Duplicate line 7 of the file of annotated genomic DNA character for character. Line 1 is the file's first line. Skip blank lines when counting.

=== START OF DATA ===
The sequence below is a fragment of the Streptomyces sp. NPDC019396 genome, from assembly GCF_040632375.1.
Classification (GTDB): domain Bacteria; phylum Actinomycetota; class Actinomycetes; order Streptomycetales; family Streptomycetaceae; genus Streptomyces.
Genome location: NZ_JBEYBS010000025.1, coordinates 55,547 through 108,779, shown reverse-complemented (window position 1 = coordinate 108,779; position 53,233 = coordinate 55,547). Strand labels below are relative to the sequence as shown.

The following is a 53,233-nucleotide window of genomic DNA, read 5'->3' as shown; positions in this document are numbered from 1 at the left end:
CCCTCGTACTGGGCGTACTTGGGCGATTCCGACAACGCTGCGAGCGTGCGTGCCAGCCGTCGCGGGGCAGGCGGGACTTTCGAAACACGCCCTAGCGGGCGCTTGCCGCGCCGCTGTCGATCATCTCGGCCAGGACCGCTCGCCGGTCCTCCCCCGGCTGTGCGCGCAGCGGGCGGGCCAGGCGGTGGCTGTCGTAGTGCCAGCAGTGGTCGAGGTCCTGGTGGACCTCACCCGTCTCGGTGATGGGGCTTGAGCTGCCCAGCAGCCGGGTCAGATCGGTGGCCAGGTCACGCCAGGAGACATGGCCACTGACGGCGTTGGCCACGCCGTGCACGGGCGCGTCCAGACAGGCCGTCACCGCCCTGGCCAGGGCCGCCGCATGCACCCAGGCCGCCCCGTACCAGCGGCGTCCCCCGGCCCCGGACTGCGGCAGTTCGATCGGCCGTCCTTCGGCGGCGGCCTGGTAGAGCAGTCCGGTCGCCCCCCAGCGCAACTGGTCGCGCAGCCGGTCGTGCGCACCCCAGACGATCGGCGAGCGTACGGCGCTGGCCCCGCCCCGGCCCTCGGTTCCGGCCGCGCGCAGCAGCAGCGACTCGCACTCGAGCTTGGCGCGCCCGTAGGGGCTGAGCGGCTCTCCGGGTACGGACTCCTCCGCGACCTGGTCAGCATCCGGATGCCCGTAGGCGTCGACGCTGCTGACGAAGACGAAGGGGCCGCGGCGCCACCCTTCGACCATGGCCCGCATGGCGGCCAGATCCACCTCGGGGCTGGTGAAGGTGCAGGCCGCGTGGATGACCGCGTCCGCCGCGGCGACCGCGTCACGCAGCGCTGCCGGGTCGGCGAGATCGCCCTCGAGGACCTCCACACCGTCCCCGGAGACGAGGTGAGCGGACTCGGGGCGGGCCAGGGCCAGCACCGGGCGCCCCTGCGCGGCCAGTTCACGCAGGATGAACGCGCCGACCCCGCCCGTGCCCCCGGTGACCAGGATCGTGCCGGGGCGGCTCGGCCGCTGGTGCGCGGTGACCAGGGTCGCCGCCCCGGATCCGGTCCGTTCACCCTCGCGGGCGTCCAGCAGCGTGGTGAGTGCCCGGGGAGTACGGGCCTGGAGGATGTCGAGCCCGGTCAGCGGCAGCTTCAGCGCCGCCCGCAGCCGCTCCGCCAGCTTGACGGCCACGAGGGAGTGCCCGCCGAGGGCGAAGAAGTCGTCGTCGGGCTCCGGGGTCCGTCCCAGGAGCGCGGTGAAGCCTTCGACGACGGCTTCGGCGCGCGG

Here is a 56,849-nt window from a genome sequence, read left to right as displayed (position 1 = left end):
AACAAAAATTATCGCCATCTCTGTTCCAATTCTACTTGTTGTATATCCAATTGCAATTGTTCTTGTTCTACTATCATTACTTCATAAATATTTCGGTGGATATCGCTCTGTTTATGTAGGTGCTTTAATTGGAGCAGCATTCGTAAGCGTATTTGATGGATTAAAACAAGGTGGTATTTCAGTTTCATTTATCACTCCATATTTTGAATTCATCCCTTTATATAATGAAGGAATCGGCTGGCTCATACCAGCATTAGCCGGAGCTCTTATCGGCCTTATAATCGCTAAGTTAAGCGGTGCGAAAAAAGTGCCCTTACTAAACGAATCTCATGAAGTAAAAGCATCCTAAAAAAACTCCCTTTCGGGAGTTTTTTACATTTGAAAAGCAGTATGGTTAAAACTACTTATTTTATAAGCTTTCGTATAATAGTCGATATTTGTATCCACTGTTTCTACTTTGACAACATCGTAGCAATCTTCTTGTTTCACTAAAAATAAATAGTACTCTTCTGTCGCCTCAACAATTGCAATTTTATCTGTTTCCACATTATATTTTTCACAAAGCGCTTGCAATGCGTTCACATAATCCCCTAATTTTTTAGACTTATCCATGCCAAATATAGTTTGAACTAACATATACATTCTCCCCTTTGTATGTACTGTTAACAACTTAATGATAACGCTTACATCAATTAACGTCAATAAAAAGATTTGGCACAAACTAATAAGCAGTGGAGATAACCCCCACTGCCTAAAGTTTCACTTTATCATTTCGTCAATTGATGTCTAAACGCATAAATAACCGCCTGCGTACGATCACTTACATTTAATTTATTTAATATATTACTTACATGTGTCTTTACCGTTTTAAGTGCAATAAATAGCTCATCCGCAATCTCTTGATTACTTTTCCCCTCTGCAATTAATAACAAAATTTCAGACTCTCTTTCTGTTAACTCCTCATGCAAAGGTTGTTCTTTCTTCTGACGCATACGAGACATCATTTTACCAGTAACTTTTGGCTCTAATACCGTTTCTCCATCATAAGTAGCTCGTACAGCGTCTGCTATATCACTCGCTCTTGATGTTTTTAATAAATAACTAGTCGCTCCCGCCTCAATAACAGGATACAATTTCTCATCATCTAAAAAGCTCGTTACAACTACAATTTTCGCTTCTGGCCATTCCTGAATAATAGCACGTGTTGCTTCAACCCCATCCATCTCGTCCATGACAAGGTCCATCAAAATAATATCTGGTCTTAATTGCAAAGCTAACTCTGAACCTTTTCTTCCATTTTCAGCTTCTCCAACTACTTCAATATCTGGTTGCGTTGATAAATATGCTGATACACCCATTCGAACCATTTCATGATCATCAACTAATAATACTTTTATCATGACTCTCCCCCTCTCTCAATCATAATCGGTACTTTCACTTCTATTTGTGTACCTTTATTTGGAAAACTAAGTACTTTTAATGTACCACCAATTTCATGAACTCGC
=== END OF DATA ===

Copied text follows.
AACAAAAATTATCGCCATCTCTGTTCCAATTCTACTTGTTGTATATCCAATTGCAATTGTTCTTGTTCTACTATCATTACTTCATAAATATTTCGGTGGATATCGCTCTGTTTATGTAGGTGCTTTAATTGGAGCAGCATTCGTAAGCGTATTTGATGGATTAAAACAAGGTGGTATTTCAGTTTCATTTATCACTCCATATTTTGAATTCATCCCTTTATATAATGAAGGAATCGGCTGGCTCATACCAGCATTAGCCGGAGCTCTTATCGGCCTTATAATCGCTAAGTTAAGCGGTGCGAAAAAAGTGCCCTTACTAAACGAATCTCATGAAGTAAAAGCATCCTAAAAAAACTCCCTTTCGGGAGTTTTTTACATTTGAAAAGCAGTATGGTTAAAACTACTTATTTTATAAGCTTTCGTATAATAGTCGATATTTGTATCCACTGTTTCTACTTTGACAACATCGTAGCAATCTTCTTGTTTCACTAAAAATAAATAGTACTCTTCTGTCGCCTCAACAATTGCAATTTTATCTGTTTCCACATTATATTTTTCACAAAGCGCTTGCAATGCGTTCACATAATCCCCTAATTTTTTAGACTTATCCATGCCAAATATAGTTTGAACTAACATATACATTCTCCCCTTTGTATGTACTGTTAACAACTTAATGATAACGCTTACATCAATTAACGTCAATAAAAAGATTTGGCACAAACTAATAAGCAGTGGAGATAACCCCCACTGCCTAAAGTTTCACTTTATCATTTCGTCAATTGATGTCTAAACGCATAAATAACCGCCTGCGTACGATCACTTACATTTAATTTATTTAATATATTACTTACATGTGTCTTTACCGTTTTAAGTGCAATAAATAGCTCATCCGCAATCTCTTGATTACTTTTCCCCTCTGCAATTAATAACAAAATTTCAGACTCTCTTTCTGTTAACTCCTCATGCAAAGGTTGTTCTTTCTTCTGACGCATACGAGACATCATTTTACCAGTAACTTTTGGCTCTAATACCGTTTCTCCATCATAAGTAGCTCGTACAGCGTCTGCTATATCACTCGCTCTTGATGTTTTTAATAAATAACTAGTCGCTCCCGCCTCAATAACAGGATACAATTTCTCATCATCTAAAAAGCTCGTTACAACTACAATTTTCGCTTCTGGCCATTCCTGAATAATAGCACGTGTTGCTTCAACCCCATCCATCTCGTCCATGACAAGGTCCATCAAAATAATATCTGGTCTTAATTGCAAAGCTAACTCTGAACCTTTTCTTCCATTTTCAGCTTCTCCAACTACTTCAATATCTGGTTGCGTTGATAAATATGCTGATACACCCATTCGAACCATTTCATGATCATCAACTAATAATACTTTTATCATGACTCTCCCCCTCTCTCAATCATAATCGGTACTTTCACTTCTATTTGTGTACCTTTATTTGGAAAACTAAGTACTTTTAATGTACCACCAATTTCATGAACTCGC